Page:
Ethical considerations for leprosy researchers.

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Date: Mar. 2022
From: Leprosy Review(Vol. 93, Issue 1)
Publisher: British Leprosy Relief Association
Document Type: Viewpoint essay
Length: 5,118 words
Lexile Measure: 1840L

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The aim of Leprosy Review (LR) is to contribute to the better understanding of leprosy and its control, mainly through publishing reports of research. Some authors are clinicians or field workers rather than being primarily scientists. As a member of a Research Ethics Committee under the UK Health Research Authority (CRB) and a university lecturer in research integrity (RP), and as Associate Editors of LR (both), we hope that this article will help such authors to recognise and manage the ethical aspects of their studies. We begin with commonly accepted statements of ethical principles, the application of these principles to particular circumstances, and then discuss Ethical Review and the issues it would cover; we then consider methods used by editorial boards to ensure ethical standards in their publications. Finally, we highlight some of the potentially difficult issues in leprosy-related research.

Ethical research principles, historical perspective

Research involving human subjects is essential if there is to be evidence on which to base decisions about clinical management of cases, and about public health programmes and policies (including the management of disability, stigmatisation or social disadvantage related to health issues). This has to be done in an ethical manner, however, based on three generally accepted underlying principles of respect for persons, beneficence and justice.

One of the earliest modern statements of acceptable standards for ethical behaviour in relation to research involving human subjects was the Declaration of Helsinki, (1) which has, since its original publication in (1947), been through many revisions but is still considered a valuable reference document. Two more recently-compiled authoritative publications, on epidemiological studies and on health-related research involving humans, respectively, are those from the Council of International Organisations of Medical Sciences. (2,3) These offer point-bypoint guidelines on how the ethical principles governing the conduct of biomedical research, set forth in the Declaration of Helsinki, could be effectively applied, particularly in low and middle income countries (LMIC), taking into account local cultural and physical factors (such as geographical aspects and availability of facilities). An online module is available to facilitate their use. (3) Reaching consensus on detailed implementation of the guidelines can be difficult as researchers involved will have to consider prevailing values in the community concerned. The Nuffield Council on Bioethics has helpfully proposed several principles, including the need to be sensitive to cultural differences, and not to exploit people. (4) The duty of cultural sensitivity arises from respect for persons and does not require compromise of fundamental values: "the principle of equal respect does not imply that we must behave towards others in a uniform manner, since features of individuals and of their circumstances, will differ. Parity of respect requires us to address the specific needs and circumstances of individuals in determining how to behave towards them" (Section 7.10, page 90). (4) Inequalities in power and advantage between researchers and the population targeted present real risks of exploitation: researchers have the responsibility to ensure that - so far as possible - communities in LMIC do actually benefit from...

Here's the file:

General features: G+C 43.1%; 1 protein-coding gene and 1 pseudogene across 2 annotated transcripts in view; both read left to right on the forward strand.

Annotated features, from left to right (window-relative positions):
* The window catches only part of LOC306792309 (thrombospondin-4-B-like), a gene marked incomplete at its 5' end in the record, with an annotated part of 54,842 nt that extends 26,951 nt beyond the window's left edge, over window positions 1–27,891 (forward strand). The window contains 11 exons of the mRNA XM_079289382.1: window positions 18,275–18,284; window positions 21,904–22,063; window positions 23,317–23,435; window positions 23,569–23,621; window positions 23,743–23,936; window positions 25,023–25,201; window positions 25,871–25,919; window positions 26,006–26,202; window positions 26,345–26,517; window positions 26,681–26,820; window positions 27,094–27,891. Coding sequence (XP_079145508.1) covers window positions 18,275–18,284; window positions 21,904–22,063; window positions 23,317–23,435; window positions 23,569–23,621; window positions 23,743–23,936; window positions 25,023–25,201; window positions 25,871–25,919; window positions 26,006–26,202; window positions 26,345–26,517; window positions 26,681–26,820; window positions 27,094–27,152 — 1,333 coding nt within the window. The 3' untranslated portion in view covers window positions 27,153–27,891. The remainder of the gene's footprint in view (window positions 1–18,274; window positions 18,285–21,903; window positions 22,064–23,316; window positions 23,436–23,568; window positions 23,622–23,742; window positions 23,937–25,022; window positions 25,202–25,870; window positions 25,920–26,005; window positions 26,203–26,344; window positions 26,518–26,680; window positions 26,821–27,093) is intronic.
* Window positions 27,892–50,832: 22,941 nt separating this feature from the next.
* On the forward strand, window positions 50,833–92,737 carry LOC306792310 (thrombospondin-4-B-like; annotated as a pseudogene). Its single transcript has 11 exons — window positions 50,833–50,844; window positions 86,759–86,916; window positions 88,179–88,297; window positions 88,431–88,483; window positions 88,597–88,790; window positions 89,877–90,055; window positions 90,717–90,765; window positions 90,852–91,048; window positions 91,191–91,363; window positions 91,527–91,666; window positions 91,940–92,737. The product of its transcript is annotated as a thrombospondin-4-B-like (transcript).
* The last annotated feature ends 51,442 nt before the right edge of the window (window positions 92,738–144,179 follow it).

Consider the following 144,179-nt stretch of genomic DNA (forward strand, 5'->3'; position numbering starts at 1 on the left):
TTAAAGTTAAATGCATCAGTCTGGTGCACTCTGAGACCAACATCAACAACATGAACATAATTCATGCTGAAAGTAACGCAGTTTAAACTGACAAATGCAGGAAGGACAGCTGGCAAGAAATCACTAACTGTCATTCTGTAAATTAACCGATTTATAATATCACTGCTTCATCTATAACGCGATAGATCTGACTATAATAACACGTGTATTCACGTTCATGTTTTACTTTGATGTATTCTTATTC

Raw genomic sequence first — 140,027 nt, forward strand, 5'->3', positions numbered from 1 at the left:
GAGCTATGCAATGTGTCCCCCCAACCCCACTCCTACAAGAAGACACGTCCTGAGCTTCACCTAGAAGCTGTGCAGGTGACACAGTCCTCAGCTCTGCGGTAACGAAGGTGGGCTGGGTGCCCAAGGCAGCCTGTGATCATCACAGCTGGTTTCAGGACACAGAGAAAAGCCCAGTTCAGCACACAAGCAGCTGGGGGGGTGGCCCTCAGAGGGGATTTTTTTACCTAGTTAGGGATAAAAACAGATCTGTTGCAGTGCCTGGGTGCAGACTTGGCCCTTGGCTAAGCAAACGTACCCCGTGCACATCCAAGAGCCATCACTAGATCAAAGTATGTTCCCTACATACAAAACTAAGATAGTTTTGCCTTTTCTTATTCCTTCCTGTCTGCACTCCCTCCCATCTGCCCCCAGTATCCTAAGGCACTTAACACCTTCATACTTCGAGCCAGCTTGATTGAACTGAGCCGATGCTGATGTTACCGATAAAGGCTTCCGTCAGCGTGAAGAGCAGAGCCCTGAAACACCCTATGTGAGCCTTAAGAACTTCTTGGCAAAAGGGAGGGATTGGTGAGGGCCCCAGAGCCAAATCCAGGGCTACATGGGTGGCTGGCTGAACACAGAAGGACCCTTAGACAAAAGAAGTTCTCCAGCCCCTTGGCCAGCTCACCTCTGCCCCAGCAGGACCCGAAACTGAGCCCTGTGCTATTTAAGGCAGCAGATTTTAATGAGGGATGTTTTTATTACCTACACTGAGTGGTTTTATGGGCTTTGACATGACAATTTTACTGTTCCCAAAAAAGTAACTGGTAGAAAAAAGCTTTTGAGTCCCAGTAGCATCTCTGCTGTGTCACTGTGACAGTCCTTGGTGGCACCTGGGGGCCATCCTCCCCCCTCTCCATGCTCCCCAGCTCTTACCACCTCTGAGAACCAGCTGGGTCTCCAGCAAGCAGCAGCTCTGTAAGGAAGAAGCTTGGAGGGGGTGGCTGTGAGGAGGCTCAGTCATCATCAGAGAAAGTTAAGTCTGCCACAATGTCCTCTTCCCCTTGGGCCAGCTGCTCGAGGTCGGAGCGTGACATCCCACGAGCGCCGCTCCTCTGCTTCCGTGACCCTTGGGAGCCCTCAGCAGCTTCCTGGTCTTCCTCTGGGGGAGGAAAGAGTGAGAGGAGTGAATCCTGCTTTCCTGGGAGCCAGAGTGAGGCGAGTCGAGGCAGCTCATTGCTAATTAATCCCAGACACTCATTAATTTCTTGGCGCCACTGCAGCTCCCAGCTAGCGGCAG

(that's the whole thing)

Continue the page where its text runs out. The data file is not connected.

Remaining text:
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Gale Document Number: GALE|A698485290